Under the tax incremental financing deal,Mount Pleasant and Racine County would borrow a total of $285 million to buy land and build a sweeping array of infrastructure for the Foxconn development. Then they would use the property taxes on the new complex to pay off the loans.

To show just how big that borrowing is, the village's budget for its day-to-day operations is barely $15 million this year. But the deal contains a number of protections:

A guarantee that from 2022 to 2049, Foxconn will pay property taxes as if it has a factory assessed at a value of $1.4 billion, even if the real assessment of the complex comes in below that. At today's tax rate, that comes out to just over $31 million a year, and if the plant turns out to be worth more, then the company will pay more. This helps respond to concerns that Foxconn has promised but not delivered on big investments in other places such as Brazil and Pennsylvania.

The ability — unusual in a deal of this type — for the village to use $100 million of the taxes from Foxconn to pay for additional police officers and firefighters through 2043. An additional $8 million could be used for public safety investments such as a police or fire station.

A financial cushion of $195 million between the money that the local governments are expected to take in from the deal and their projected costs.

A parcel of nearly 1,100 acres that would be purchased for about $60 million by the company but owned by the local governments as a hedge in case the deal goes badly. If the project goes well, Foxconn would eventually get the land and suppliers or other companies could locate there, paying taxes that would help retire the local debts more quickly.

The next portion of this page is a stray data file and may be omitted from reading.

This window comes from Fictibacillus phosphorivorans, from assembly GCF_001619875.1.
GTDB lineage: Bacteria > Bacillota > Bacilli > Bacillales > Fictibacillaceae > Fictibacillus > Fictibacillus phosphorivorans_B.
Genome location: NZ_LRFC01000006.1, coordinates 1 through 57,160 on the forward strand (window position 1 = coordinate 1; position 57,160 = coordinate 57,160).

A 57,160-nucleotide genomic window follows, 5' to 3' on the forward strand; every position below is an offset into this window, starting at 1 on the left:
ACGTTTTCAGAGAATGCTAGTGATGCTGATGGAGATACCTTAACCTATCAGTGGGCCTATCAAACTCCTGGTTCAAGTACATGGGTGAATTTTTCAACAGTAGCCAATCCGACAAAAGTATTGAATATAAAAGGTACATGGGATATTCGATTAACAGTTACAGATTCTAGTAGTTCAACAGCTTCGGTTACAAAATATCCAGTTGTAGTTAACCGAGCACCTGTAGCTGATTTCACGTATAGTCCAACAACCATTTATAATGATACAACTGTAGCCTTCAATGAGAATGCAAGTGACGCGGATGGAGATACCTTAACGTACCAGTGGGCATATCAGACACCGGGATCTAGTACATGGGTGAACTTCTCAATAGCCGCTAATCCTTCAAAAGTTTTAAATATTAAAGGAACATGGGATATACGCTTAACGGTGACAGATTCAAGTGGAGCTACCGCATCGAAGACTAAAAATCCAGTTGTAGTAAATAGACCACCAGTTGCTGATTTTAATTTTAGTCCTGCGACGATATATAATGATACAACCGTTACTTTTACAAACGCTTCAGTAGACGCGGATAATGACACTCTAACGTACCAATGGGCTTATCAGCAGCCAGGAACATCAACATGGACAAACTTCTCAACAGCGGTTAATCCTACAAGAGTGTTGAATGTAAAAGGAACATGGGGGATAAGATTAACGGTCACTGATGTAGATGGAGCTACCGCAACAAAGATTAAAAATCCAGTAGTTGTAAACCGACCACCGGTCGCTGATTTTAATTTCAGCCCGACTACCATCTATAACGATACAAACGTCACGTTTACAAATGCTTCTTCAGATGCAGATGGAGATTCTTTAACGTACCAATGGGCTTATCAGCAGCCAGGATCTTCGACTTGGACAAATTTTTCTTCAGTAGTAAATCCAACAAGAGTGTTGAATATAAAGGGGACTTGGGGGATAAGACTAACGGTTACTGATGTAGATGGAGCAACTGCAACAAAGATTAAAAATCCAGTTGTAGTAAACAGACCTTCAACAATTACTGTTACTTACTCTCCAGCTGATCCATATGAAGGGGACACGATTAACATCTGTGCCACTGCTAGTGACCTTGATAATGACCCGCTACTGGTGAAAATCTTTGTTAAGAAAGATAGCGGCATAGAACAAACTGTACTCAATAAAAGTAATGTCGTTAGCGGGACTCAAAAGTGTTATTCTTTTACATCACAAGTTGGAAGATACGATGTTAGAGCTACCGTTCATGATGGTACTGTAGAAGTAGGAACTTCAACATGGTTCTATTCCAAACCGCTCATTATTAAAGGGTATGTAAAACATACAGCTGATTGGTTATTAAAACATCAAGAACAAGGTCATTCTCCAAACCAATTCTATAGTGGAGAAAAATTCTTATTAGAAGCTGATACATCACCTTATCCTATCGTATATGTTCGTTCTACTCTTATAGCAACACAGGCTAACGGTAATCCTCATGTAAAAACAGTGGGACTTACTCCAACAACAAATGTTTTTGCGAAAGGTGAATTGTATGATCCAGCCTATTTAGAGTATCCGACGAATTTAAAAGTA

Including the reimbursement to Foxconn for this parcel, the deal includes up to $234 million worth of incentives that the company receives only if the local debts are being paid off as expected.If not, the company wouldn't get as much or any of these sweeteners.

In a worst-case scenario, local taxpayers could potentially end up with the Foxconn plant and its nearly 1,200-acre site and could attempt to market it in some way.

Unveiling the package last week, Racine County Executive Jonathan Delagrave said it protects homeowners in his county from paying higher property taxes to subsidize the project.

"Our estimations are very conservative. We feel like first and foremost when we formed the (incentive package) that taxpayer protection was of the utmost importance," Delagrave said.

Knapp, the Taxpayers Alliance analyst, said he was impressed by the thought that went into the protections. But he noted that Foxconn's $1.4 billion guarantee is dependent on the company remaining viable for decades to come.

Right now, Foxconn is tied with Amazon.com as the world’s third-largest technology company. But within the marketplace for digital devices, a lot can change in just a few years, let alone two decades.

"That risk is to some degree inherent in any (such deal)," Knapp said. "That is always there, but it's amplified here because it is one company and because of the (project) size."